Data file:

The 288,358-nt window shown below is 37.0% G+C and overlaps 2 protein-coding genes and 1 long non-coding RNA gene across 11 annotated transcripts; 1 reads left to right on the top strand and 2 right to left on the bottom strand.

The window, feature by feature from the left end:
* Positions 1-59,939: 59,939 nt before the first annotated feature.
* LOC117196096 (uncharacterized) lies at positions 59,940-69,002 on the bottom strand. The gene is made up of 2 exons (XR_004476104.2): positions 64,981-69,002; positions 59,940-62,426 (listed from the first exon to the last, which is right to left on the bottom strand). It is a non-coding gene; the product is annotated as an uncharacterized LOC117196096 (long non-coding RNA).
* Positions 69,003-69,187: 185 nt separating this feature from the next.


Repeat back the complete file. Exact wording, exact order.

The 288,358-nt window shown below is 37.0% G+C and overlaps 2 protein-coding genes and 1 long non-coding RNA gene across 11 annotated transcripts; 1 reads left to right on the top strand and 2 right to left on the bottom strand.

The window, feature by feature from the left end:
* Positions 1-59,939: 59,939 nt before the first annotated feature.
* LOC117196096 (uncharacterized) lies at positions 59,940-69,002 on the bottom strand. The gene is made up of 2 exons (XR_004476104.2): positions 64,981-69,002; positions 59,940-62,426 (listed from the first exon to the last, which is right to left on the bottom strand). It is a non-coding gene; the product is annotated as an uncharacterized LOC117196096 (long non-coding RNA).
* Positions 69,003-69,187: 185 nt separating this feature from the next.